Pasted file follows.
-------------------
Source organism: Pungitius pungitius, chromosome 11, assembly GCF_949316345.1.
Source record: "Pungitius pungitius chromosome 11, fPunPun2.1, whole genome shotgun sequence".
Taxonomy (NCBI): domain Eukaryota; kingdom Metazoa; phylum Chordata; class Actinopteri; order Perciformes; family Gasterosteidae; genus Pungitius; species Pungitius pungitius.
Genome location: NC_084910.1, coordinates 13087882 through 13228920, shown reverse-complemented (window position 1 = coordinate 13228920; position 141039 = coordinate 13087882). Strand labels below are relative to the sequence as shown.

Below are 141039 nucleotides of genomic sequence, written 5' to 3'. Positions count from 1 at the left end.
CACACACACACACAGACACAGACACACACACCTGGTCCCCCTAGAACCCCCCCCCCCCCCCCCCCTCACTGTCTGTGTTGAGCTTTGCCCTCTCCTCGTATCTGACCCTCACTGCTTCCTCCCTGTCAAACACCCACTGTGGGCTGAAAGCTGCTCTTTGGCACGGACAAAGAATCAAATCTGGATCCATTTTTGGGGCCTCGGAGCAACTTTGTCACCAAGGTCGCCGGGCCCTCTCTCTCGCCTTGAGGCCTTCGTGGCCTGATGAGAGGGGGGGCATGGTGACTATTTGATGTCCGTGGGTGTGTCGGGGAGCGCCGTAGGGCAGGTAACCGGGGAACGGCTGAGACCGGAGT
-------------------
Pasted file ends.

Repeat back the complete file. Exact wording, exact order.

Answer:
Source organism: Pungitius pungitius, chromosome 11, assembly GCF_949316345.1.
Source record: "Pungitius pungitius chromosome 11, fPunPun2.1, whole genome shotgun sequence".
Taxonomy (NCBI): domain Eukaryota; kingdom Metazoa; phylum Chordata; class Actinopteri; order Perciformes; family Gasterosteidae; genus Pungitius; species Pungitius pungitius.
Genome location: NC_084910.1, coordinates 13087882 through 13228920, shown reverse-complemented (window position 1 = coordinate 13228920; position 141039 = coordinate 13087882). Strand labels below are relative to the sequence as shown.

Below are 141039 nucleotides of genomic sequence, written 5' to 3'. Positions count from 1 at the left end.
CACACACACACACAGACACAGACACACACACCTGGTCCCCCTAGAACCCCCCCCCCCCCCCCCCCTCACTGTCTGTGTTGAGCTTTGCCCTCTCCTCGTATCTGACCCTCACTGCTTCCTCCCTGTCAAACACCCACTGTGGGCTGAAAGCTGCTCTTTGGCACGGACAAAGAATCAAATCTGGATCCATTTTTGGGGCCTCGGAGCAACTTTGTCACCAAGGTCGCCGGGCCCTCTCTCTCGCCTTGAGGCCTTCGTGGCCTGATGAGAGGGGGGGCATGGTGACTATTTGATGTCCGTGGGTGTGTCGGGGAGCGCCGTAGGGCAGGTAACCGGGGAACGGCTGAGACCGGAGT